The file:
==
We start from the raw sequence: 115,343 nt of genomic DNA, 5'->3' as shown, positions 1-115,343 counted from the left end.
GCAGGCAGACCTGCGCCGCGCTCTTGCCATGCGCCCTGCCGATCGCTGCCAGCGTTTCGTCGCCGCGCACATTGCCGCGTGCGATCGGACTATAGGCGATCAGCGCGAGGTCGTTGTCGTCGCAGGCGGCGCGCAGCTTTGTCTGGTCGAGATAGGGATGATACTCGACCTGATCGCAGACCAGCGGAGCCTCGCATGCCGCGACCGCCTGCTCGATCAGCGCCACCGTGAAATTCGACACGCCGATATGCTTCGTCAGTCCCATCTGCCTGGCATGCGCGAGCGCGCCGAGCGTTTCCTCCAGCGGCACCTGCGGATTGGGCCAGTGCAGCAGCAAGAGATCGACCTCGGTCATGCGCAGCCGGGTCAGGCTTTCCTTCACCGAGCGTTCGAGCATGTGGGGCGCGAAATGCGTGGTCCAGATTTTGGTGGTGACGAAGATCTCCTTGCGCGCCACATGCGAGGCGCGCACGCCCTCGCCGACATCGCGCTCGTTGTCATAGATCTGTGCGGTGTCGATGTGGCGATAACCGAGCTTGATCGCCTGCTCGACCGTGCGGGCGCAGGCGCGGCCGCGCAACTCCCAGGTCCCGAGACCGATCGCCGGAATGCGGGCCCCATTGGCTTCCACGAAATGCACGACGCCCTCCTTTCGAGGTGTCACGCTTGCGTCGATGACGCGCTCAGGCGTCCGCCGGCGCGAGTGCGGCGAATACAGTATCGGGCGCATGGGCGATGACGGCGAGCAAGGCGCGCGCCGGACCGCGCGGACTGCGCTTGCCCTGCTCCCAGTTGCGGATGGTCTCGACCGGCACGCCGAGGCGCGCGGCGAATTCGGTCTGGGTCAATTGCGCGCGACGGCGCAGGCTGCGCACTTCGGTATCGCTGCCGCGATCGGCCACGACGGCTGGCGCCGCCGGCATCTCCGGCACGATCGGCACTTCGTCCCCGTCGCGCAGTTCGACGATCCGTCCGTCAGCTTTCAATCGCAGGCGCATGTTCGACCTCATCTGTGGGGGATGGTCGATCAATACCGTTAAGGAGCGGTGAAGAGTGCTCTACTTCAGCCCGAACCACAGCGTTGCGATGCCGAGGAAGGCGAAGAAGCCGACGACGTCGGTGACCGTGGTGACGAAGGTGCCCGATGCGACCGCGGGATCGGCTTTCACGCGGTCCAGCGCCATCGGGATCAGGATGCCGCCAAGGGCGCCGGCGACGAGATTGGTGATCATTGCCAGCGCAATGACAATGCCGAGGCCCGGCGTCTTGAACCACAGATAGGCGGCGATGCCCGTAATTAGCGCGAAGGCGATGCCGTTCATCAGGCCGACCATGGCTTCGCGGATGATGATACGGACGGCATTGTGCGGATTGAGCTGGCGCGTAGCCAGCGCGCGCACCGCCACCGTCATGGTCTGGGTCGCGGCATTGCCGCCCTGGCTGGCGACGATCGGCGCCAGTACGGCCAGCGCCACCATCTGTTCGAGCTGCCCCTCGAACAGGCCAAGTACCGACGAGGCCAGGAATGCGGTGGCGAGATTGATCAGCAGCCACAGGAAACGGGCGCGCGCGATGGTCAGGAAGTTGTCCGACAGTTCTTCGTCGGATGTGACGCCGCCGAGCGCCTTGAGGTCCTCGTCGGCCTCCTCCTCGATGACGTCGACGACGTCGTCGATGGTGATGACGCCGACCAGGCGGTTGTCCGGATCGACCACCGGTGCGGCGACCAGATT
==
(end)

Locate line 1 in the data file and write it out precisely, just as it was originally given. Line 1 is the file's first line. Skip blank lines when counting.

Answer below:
We start from the raw sequence: 115,343 nt of genomic DNA, 5'->3' as shown, positions 1-115,343 counted from the left end.